Fifteen Eighty Four

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Recipe from the Early-Modern French Kitchen: Monkfish

Susan Pinkard

Recipe from the Early-Modern French Kitchen

If you’re like me, tonight you’ll be parked in front of your TV with your friends, some take-out and a drink. Once this madness dies down, get back in the kitchen! Now, I love monkfish. If you’ve never tried it, think delicate, and very much like lobster. Personally, I prefer it to lobster. After seeing Susan’s adaptation of this La Varenne preparation, I know how I’ll be cooking it next time I pick some up. –J

Serves 4

This method of poaching fish in white wine, butter, and aromatic seasonings is still a staple of French cooking today. It is usually associated with delicate saltwater fish such as sole or flounder. La Varenne, however, recommended this method for a wide variety of fish, including monkfish and barbel. La Varenne wrote that sauce of this sort should be “bien liée” (well-thickened), or even “fort courte & bien liée” (strongly reduced and well-thickened) to set it apart from the thin butter glazes he used in other recipes. Because he failed to spell out the technique he used to achieve this result, the recipe that follows is my best attempt to approximate the results he described.

The method bears a family resemblance to that of making a modern beurre blanc, but uses somewhat less butter that many modern recipes. See also the following recipe for beets with beurre blanc, also from La Varenne.

Equipment: A sauté pan or shallow casserole with a tight-fitting lid that is just large enough to hold the fish; a slotted spatula, a serving platter, and a wooden spoon.

13/4 pounds of monkfish filet, cut into 4 equal serving pieces
1/4 cup onions, finely minced
2 Tb of cold butter, cut into dice (additional butter is called for later)
1 cup dry white wine (or a mixture of wine and water)
1 tsp capers, finely minced
8 Tb cold butter or more, according to taste, cut into 1/2 tablespoon-sized pieces.

  1. Rinse the pieces of monkfish, pat them dry, sprinkle lightly with salt and pepper, and arrange in the sauté pan on a bed of minced onion. Add the 2 Tb of diced butter and the wine.
  2. Place the sauté pan over medium-high heat and bring the liquids to a boil. Cover the pan and turn the heat down to very low to maintain a simmer. Cook for about 8 minutes and then test to see if the fish is done (it should be springy rather than squashy when you poke it with your finger). Remove the fish to a serving dish and keep warm while finishing the sauce.
  3. Raise the heat under the sauté pan to high. Boil the juices rapidly to reduce them to about 1 Tb. Off the heat, swirl in 1 Tb of the cold butter and stir with a wooden spoon until the butter is almost melted. Add a second piece and keep beating until it, too, is melted. Turn the heat down to very low and return the pan to the heat. Add another piece of butter, beating vigorously as it melts, and keep going, piece-by-piece, until you think the sauce is thick enough. Taste and correct seasoning for salt and pepper.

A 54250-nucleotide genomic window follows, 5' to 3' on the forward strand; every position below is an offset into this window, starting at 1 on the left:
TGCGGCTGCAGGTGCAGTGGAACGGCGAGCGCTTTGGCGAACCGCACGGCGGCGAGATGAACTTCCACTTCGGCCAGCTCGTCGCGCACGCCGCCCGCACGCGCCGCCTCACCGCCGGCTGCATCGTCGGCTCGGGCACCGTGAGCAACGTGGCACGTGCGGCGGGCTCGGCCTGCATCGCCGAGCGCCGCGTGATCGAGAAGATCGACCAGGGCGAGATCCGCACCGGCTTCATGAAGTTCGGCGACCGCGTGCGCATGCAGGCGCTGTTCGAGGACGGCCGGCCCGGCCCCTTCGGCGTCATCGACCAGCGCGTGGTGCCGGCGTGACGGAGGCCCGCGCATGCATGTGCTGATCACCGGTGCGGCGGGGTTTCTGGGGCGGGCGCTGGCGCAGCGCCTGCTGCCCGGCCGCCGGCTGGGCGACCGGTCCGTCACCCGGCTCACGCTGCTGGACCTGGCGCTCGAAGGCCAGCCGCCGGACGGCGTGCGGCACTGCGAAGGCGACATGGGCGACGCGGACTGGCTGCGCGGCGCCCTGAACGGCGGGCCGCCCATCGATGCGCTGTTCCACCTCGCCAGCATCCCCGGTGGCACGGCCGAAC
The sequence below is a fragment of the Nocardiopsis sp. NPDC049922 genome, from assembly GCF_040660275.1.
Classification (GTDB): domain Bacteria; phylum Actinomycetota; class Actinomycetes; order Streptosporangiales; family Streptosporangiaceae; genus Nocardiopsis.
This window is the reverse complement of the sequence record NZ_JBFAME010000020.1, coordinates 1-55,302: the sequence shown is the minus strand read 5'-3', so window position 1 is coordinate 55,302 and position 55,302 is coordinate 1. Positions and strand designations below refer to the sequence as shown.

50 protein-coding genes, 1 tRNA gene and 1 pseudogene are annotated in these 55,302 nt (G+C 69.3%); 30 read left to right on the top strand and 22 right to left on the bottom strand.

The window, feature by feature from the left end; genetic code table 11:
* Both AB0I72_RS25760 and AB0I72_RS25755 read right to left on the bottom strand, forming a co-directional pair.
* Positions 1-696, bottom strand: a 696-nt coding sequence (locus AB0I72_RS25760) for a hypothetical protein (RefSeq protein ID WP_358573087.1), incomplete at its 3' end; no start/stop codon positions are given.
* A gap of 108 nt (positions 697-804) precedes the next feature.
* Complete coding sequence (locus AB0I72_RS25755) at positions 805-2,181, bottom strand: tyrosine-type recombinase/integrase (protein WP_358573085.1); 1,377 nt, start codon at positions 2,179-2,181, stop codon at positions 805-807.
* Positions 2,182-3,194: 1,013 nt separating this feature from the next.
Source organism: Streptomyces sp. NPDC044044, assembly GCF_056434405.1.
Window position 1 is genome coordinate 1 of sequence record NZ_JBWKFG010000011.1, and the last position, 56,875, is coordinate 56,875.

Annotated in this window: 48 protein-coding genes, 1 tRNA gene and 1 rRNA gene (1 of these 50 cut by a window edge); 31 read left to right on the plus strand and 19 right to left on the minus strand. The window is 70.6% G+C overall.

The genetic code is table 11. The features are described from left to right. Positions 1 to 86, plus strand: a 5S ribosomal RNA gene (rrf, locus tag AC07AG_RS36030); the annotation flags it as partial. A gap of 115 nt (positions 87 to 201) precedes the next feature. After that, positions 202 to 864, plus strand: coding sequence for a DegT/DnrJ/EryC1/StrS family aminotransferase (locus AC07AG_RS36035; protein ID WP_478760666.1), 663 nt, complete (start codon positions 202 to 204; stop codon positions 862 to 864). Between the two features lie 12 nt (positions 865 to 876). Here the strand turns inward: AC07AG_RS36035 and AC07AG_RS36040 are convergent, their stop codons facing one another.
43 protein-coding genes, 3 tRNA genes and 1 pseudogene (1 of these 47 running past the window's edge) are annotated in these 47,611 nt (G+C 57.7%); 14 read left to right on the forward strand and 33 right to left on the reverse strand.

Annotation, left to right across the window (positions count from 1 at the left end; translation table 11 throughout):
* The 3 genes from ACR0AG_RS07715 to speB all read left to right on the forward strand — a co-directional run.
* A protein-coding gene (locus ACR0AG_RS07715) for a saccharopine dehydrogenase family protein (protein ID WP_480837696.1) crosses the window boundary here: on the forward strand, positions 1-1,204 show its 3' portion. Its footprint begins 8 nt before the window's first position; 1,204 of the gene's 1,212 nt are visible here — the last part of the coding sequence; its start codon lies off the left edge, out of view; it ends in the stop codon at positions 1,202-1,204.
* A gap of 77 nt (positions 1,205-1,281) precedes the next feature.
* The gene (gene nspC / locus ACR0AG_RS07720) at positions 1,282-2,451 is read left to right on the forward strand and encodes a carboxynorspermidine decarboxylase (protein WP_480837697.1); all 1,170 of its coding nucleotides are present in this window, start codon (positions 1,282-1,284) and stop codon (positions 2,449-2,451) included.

4. To serve, dribble the white wine butter sauce over the fish and top with the minced capers.

Variation: Catfish Poached in Court Bouillon and White Wine

Because catfish are plentiful and cheap in the United States, Americans tend to think of them as plebian food. However, their sweet flesh is perfectly suited to the deluxe recipes that La Varenne devised for barbel, a related European species. In addition to pairing barbel with sauce blanche, he cooked it in a manner similar to the preceding monkfish recipe. Omit the minced onion and substitute 13/4 pounds of catfish filets for the monkfish, 1/2 cup of court bouillon (or fish stock, clam juice, or even good-quality chicken stock) plus 1/2 cup of dry white wine for the cooking liquid, and 1/2 Tb each minced parsley and green onions for the capers. Check the fish after 7 minutes of simmering to see if it is done (the thinner catfish filets require less cooking time than the thicker monkfish).

Note: Other varieties of fish and seafood that received similar treatment in Le Cuisinier françois include carp (substitute minced onion for the other, for barbeau au demy court bouillon. herbs), eel (parsley and capers), flounder (onion and parsley with a drop of vinegar), oysters (poached in their own liquor and white wine with parsley and green onions), pike (poached in white wine with capers and mushrooms), and salmon (poached in either red or white wine with minced onion – a beurre rouge, perhaps?), so feel free to experiment.

About The Author

Susan Pinkard

Susan Pinkard is author of A Revolution in Taste: The Rise of French Cuisine, 1650–1800 (2010). Pinkard holds a Master's degree and a Ph.D. in Modern European History from the Un...

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